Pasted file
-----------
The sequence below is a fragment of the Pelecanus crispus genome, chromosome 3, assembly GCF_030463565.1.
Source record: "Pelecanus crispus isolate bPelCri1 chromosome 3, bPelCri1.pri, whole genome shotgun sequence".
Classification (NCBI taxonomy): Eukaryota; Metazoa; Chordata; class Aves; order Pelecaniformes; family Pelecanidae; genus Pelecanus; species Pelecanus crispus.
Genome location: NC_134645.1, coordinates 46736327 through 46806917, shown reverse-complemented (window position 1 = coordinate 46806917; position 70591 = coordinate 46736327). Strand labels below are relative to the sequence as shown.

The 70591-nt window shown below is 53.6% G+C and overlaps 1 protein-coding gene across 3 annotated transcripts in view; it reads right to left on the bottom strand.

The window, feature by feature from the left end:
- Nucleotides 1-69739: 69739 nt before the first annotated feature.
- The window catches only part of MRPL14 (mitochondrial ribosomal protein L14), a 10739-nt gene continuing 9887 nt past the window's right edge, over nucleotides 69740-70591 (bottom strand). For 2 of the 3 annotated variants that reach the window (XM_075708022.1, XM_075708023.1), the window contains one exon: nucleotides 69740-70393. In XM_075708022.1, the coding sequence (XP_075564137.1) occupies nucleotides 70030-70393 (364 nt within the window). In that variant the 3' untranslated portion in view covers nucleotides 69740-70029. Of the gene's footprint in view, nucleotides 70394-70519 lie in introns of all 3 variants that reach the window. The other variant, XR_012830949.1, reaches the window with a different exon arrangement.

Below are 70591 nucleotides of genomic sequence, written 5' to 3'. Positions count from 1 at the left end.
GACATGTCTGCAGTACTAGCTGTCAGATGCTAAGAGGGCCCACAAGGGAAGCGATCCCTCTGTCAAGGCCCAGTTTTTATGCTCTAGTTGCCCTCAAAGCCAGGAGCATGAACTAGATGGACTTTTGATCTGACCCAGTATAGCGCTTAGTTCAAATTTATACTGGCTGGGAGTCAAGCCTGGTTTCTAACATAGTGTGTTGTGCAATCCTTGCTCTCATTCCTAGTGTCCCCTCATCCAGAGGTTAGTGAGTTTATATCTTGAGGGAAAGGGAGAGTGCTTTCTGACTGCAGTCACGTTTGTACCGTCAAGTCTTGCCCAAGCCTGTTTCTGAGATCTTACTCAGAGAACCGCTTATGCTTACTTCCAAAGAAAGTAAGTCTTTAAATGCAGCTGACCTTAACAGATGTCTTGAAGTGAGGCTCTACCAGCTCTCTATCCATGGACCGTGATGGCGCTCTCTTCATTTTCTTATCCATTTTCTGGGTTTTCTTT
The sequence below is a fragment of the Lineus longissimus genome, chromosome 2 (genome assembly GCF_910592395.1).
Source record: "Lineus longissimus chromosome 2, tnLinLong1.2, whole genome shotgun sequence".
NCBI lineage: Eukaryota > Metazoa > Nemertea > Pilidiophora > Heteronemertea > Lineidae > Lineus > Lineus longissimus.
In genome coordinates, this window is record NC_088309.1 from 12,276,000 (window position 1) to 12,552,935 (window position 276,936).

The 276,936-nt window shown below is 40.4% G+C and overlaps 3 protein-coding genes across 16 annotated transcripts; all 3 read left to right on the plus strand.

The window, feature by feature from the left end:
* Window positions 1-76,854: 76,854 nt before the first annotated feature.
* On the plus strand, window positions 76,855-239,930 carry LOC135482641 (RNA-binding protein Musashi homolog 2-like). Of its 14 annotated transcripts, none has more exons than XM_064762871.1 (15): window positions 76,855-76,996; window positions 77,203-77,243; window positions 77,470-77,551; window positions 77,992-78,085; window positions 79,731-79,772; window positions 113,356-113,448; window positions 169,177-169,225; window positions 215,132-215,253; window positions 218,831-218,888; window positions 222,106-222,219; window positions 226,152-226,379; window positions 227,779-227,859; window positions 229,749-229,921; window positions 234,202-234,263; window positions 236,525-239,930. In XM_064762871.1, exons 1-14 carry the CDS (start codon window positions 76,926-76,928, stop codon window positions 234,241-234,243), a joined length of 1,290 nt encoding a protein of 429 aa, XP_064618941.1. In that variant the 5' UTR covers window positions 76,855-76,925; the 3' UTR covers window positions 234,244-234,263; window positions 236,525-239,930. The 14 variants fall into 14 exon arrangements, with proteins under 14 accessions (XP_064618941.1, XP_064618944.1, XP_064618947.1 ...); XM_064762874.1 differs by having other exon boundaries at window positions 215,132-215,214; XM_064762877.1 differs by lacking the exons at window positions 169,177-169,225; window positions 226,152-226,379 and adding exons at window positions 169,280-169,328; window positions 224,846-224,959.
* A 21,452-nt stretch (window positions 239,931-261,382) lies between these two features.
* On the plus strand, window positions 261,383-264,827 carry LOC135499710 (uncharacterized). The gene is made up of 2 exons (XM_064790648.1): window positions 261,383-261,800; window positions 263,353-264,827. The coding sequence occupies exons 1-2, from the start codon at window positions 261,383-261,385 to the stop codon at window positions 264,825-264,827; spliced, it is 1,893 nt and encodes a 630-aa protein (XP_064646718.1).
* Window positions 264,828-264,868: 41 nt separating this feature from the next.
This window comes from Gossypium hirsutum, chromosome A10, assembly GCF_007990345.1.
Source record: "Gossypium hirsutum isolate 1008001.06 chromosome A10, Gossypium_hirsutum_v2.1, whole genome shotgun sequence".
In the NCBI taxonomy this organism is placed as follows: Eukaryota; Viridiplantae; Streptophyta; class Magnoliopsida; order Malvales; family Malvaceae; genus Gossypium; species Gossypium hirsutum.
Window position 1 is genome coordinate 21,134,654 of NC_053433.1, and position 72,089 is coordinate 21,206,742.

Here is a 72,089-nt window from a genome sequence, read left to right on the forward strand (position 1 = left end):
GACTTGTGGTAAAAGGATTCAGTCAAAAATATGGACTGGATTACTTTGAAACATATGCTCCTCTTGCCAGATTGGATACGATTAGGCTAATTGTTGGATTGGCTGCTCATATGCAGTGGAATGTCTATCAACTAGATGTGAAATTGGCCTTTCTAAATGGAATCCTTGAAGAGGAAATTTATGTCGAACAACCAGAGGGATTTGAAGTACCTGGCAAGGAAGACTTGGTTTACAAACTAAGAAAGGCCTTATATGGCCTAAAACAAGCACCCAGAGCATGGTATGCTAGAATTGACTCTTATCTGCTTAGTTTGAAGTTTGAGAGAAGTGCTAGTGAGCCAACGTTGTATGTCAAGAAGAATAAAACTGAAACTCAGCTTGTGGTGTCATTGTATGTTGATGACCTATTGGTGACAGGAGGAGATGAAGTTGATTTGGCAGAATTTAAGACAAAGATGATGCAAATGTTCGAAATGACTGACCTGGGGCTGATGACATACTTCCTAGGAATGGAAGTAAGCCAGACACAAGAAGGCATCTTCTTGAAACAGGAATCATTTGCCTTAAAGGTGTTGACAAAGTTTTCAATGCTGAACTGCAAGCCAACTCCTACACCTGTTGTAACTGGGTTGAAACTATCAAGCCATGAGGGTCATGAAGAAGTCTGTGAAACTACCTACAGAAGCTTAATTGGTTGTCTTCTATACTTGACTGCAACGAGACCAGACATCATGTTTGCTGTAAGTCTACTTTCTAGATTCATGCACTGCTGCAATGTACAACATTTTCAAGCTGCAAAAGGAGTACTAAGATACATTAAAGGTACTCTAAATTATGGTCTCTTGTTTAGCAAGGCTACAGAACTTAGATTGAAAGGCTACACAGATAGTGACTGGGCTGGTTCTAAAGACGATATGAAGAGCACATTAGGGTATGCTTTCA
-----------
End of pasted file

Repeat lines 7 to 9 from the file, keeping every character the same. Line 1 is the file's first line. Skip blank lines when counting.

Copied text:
- Nucleotides 1-69739: 69739 nt before the first annotated feature.
- The window catches only part of MRPL14 (mitochondrial ribosomal protein L14), a 10739-nt gene continuing 9887 nt past the window's right edge, over nucleotides 69740-70591 (bottom strand). For 2 of the 3 annotated variants that reach the window (XM_075708022.1, XM_075708023.1), the window contains one exon: nucleotides 69740-70393. In XM_075708022.1, the coding sequence (XP_075564137.1) occupies nucleotides 70030-70393 (364 nt within the window). In that variant the 3' untranslated portion in view covers nucleotides 69740-70029. Of the gene's footprint in view, nucleotides 70394-70519 lie in introns of all 3 variants that reach the window. The other variant, XR_012830949.1, reaches the window with a different exon arrangement.

Below are 70591 nucleotides of genomic sequence, written 5' to 3'. Positions count from 1 at the left end.